Ties that bind? The war and regional security

Steven Heydemann

In the months prior to October 7, the Arab states, Turkey, and Iran had begun to put in place the elements of a post-pax-Americana security architecture to manage, if not resolve, long-standing sources of regional conflict and friction. Saudi Arabia and Iran renewed diplomatic ties. The leaders of Egypt and Turkey took steps to dampen their mutual antagonism. Arab states began normalizing ties with regional pariah Syria. Israeli-Arab normalization was also progressing. Prospects for expanding the Abraham Accords to include Saudi Arabia appeared positive. Whether seen as welcome or not, these trends represented a significant shift in regional dynamics.

Six months after Hamas鈥檚 murderous rampage on October 7 and the onset of Israel鈥檚 brutal, scorched-earth offensive in the Gaza Strip, these dynamics have proven surprisingly robust. Along virtually every axis, the ties that began to take shape before the conflict have persisted. In some cases, they have deepened.聽 despite its failure to produce a change in the Assad regime鈥檚 conduct. In February, a meeting between Presidents Recep Tayyip Erdo臒an and Abdel Fattah El-Sisi in Cairo was widely characterized as marking the end of 鈥.鈥 . Saudi-Israeli normalization is on hold, but Riyadh has made clear its continuing interest in reaching some form of accommodation with Tel Aviv. Other Arab states that normalized relations with Israel remain committed to the Abraham Accords, even as relations with Israel become increasingly strained.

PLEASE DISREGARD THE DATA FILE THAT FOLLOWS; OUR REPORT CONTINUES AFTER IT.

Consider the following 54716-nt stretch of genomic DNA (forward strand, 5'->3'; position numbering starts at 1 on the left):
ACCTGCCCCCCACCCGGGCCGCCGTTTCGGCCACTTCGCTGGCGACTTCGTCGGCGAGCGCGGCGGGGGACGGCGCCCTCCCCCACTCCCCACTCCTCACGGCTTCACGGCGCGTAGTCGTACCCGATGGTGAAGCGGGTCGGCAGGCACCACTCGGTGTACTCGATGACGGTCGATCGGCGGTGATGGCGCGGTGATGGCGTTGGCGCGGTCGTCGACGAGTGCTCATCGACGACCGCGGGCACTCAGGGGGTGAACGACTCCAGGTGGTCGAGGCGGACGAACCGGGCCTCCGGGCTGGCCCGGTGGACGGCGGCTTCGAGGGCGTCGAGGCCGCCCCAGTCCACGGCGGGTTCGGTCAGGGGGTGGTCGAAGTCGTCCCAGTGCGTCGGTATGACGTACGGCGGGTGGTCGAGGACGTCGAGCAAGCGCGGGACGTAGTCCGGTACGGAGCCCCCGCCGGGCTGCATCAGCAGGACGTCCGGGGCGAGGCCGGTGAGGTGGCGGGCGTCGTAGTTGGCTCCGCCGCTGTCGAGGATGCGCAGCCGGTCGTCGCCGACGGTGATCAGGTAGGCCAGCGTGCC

The apparent stability of this regional bridge building is still tentative, and its effectiveness is uncertain: the Israel-Hamas war may yet reignite underlying regional conflicts. It is also unclear how a regional security framework might influence the prospects for an independent Palestine. October 7 and its bloody aftermath have not been sufficient to compel Arab states to risk normalization with Israel over Palestine. Whether it might yet do so seems increasingly unlikely.